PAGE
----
[FOUNTAIN]Reforms often clash with idealism

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[FOUNTAIN]Reforms often clash with idealism

“Reform” and “progressive” are attractive words. Correcting past mistakes and moving on to the future are noble ideas. The two concepts seem to go hand in hand.
In fact, historically they have conflicted many times. One of the most well-known cases can be found in British history. In 1979, the Conservative Party was in power with Margaret Thatcher as the prime minister.
Until the late 1970s, the idealism of the Labor Party had ruled British society. The Labor Party’s policy had been based on the government’s active intervention of the market economy. The party wanted to redistribute the wealth to the working class and create a welfare state where everyone enjoyed prosperity.
After decades of such policies, British capitalists lost the will to create more wealth. Jobs were scarce and unemployment grew. The reality betrayed the progressive ideals that had once inspired the majority of citizens. Ms. Thatcher called inertness the British disease.
She risked her political career to weaken the unions. She implemented tax cuts and cut the budget. She privatized state-run corporations and opened up the financial market. After a painful five years, the economy began to revive. Ms. Thatcher’s policies are remembered as some of the most successful reforms in modern history.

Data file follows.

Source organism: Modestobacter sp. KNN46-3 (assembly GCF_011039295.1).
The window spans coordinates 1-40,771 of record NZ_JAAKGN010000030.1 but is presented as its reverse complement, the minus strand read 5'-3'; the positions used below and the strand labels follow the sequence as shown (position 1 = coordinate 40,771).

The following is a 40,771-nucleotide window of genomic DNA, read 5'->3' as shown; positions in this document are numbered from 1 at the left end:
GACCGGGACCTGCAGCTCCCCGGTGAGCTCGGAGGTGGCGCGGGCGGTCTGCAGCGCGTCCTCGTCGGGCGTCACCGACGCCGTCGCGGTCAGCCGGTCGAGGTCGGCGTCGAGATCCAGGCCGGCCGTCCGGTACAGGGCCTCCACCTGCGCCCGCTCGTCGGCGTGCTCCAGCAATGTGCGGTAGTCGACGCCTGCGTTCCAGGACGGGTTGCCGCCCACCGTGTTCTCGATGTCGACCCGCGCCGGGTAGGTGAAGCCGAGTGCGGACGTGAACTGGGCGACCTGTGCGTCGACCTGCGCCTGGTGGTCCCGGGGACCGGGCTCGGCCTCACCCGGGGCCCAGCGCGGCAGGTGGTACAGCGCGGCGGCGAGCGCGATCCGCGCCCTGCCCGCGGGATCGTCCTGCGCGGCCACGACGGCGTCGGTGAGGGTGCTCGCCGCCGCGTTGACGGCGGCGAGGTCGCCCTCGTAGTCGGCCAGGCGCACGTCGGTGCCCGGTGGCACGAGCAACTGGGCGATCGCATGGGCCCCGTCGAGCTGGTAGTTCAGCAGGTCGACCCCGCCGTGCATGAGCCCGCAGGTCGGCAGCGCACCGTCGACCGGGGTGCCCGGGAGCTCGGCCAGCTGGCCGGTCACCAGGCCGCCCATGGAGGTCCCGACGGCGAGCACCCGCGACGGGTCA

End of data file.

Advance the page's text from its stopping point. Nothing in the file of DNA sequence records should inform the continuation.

Now Tony Blair of the Labor Party is the prime minister. Today’s Labor Party no longer holds the overly idealistic views of the past. Instead, it is pursuing the market-driven reforms that Ms. Thatcher had promoted.
The recent heated policy discussions between President Roh Moo-hyun and the leaders of the Democratic Labor Party have shown that reforms and progressive goals do not always go hand in hand.
Mr. Roh has refused the labor party’s demands to impose a tax on the wealthy, among others, saying that the policies are unfriendly to the market.
The Democratic Labor Party might consider its progressiveness as reform-minded, but its proposals are trapped in the idealism of the British Labor Party of the past.
It was a relief to see Mr. Roh making it clear that the government is pursuing reforms that are market-friendly. Just like Margaret Thatcher and Tony Blair, the president displayed a pragmatic, realistic perspective.

by Chun Young-gi

The writer is deputy political news editor of the JoongAng Ilbo.
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